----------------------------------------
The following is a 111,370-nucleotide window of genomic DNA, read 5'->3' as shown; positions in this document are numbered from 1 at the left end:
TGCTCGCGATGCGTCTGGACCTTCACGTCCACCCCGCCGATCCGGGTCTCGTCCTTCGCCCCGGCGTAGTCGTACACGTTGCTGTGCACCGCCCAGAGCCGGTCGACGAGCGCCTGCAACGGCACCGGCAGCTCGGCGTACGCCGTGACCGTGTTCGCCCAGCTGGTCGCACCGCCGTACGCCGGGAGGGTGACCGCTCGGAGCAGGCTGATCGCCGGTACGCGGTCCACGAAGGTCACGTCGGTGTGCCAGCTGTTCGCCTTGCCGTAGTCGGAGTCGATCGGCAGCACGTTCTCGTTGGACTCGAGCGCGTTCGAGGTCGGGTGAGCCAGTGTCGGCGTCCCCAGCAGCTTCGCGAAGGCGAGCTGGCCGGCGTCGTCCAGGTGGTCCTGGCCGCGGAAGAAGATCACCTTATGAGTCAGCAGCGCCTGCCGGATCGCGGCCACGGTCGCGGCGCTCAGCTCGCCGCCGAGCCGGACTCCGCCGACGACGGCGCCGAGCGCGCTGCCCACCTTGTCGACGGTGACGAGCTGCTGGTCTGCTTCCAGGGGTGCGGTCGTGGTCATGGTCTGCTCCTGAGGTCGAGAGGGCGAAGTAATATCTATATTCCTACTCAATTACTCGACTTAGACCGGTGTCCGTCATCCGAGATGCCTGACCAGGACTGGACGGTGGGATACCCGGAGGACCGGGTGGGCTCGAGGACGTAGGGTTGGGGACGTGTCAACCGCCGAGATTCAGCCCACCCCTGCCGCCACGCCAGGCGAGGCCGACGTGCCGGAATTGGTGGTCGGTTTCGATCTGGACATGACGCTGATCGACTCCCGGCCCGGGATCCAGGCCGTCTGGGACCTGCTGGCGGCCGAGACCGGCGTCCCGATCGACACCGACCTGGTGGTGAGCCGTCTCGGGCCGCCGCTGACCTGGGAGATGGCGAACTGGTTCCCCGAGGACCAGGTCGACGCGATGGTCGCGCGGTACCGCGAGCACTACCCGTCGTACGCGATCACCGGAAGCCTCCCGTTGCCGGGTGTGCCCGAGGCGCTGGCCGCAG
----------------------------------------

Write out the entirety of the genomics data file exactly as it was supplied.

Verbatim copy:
The following is a 111,370-nucleotide window of genomic DNA, read 5'->3' as shown; positions in this document are numbered from 1 at the left end:
TGCTCGCGATGCGTCTGGACCTTCACGTCCACCCCGCCGATCCGGGTCTCGTCCTTCGCCCCGGCGTAGTCGTACACGTTGCTGTGCACCGCCCAGAGCCGGTCGACGAGCGCCTGCAACGGCACCGGCAGCTCGGCGTACGCCGTGACCGTGTTCGCCCAGCTGGTCGCACCGCCGTACGCCGGGAGGGTGACCGCTCGGAGCAGGCTGATCGCCGGTACGCGGTCCACGAAGGTCACGTCGGTGTGCCAGCTGTTCGCCTTGCCGTAGTCGGAGTCGATCGGCAGCACGTTCTCGTTGGACTCGAGCGCGTTCGAGGTCGGGTGAGCCAGTGTCGGCGTCCCCAGCAGCTTCGCGAAGGCGAGCTGGCCGGCGTCGTCCAGGTGGTCCTGGCCGCGGAAGAAGATCACCTTATGAGTCAGCAGCGCCTGCCGGATCGCGGCCACGGTCGCGGCGCTCAGCTCGCCGCCGAGCCGGACTCCGCCGACGACGGCGCCGAGCGCGCTGCCCACCTTGTCGACGGTGACGAGCTGCTGGTCTGCTTCCAGGGGTGCGGTCGTGGTCATGGTCTGCTCCTGAGGTCGAGAGGGCGAAGTAATATCTATATTCCTACTCAATTACTCGACTTAGACCGGTGTCCGTCATCCGAGATGCCTGACCAGGACTGGACGGTGGGATACCCGGAGGACCGGGTGGGCTCGAGGACGTAGGGTTGGGGACGTGTCAACCGCCGAGATTCAGCCCACCCCTGCCGCCACGCCAGGCGAGGCCGACGTGCCGGAATTGGTGGTCGGTTTCGATCTGGACATGACGCTGATCGACTCCCGGCCCGGGATCCAGGCCGTCTGGGACCTGCTGGCGGCCGAGACCGGCGTCCCGATCGACACCGACCTGGTGGTGAGCCGTCTCGGGCCGCCGCTGACCTGGGAGATGGCGAACTGGTTCCCCGAGGACCAGGTCGACGCGATGGTCGCGCGGTACCGCGAGCACTACCCGTCGTACGCGATCACCGGAAGCCTCCCGTTGCCGGGTGTGCCCGAGGCGCTGGCCGCAG